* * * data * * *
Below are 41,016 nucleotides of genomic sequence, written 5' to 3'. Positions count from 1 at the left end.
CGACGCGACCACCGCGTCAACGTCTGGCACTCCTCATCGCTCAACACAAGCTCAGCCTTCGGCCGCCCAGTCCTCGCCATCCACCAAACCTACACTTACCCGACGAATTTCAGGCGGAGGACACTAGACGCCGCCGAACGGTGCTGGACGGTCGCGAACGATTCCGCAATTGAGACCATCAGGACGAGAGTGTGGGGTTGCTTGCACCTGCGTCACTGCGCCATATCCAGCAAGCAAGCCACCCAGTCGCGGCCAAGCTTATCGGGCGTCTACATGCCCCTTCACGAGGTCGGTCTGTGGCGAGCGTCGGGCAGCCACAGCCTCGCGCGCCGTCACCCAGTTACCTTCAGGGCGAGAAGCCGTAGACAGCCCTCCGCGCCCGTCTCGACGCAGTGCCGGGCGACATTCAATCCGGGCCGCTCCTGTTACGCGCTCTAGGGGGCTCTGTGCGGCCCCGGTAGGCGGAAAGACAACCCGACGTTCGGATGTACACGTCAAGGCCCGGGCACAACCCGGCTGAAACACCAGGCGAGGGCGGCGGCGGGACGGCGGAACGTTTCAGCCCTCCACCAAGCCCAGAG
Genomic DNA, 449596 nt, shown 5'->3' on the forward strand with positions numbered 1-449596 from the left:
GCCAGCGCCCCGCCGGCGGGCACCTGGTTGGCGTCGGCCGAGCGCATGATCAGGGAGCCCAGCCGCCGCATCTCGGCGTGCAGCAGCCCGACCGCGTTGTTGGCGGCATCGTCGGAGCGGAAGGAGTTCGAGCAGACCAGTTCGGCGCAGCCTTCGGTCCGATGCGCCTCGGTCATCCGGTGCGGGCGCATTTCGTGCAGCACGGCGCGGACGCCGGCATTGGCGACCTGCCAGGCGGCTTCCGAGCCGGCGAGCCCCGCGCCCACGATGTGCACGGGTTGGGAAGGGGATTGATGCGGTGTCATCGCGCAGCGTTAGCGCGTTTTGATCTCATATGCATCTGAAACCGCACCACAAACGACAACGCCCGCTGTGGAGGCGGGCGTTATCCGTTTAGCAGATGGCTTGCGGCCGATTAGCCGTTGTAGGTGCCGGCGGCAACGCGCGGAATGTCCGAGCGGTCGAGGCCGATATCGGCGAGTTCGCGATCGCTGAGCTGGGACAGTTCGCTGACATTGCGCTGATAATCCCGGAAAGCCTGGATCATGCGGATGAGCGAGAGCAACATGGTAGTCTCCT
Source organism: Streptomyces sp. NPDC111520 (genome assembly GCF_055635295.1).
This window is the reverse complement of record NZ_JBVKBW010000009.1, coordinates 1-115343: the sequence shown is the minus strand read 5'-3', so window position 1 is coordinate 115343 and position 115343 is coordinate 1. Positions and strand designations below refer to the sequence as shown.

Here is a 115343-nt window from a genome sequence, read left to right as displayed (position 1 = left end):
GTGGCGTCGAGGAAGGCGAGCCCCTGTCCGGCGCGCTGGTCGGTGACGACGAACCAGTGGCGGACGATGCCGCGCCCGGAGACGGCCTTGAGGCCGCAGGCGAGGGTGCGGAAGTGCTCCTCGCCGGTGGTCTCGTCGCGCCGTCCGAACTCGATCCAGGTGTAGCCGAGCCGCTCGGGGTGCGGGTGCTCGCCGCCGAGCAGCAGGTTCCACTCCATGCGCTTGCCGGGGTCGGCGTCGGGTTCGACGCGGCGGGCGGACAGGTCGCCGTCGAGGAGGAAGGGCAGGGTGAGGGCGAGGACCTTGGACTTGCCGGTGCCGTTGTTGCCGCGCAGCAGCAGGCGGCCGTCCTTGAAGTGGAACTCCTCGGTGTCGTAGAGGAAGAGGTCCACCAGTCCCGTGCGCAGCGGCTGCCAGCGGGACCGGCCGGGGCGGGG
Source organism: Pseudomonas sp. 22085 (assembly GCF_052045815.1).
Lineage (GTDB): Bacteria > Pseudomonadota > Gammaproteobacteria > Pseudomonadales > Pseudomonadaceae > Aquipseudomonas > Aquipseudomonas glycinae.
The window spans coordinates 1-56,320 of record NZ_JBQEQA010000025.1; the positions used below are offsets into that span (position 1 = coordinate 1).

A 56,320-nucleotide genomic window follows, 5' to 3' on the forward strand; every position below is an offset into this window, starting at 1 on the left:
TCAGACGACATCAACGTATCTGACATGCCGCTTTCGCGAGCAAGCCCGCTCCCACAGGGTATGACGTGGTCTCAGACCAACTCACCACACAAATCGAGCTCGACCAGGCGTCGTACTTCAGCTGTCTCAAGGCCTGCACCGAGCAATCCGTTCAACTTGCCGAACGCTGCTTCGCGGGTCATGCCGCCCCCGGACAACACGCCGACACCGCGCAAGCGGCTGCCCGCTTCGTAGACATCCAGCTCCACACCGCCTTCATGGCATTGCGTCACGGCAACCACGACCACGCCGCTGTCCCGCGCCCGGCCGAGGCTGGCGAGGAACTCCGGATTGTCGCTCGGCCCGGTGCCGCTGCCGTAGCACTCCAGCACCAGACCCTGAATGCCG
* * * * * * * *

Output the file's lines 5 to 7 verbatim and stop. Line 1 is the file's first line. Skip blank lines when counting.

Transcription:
Source organism: Streptomyces sp. NPDC111520 (genome assembly GCF_055635295.1).
This window is the reverse complement of record NZ_JBVKBW010000009.1, coordinates 1-115343: the sequence shown is the minus strand read 5'-3', so window position 1 is coordinate 115343 and position 115343 is coordinate 1. Positions and strand designations below refer to the sequence as shown.

Here is a 115343-nt window from a genome sequence, read left to right as displayed (position 1 = left end):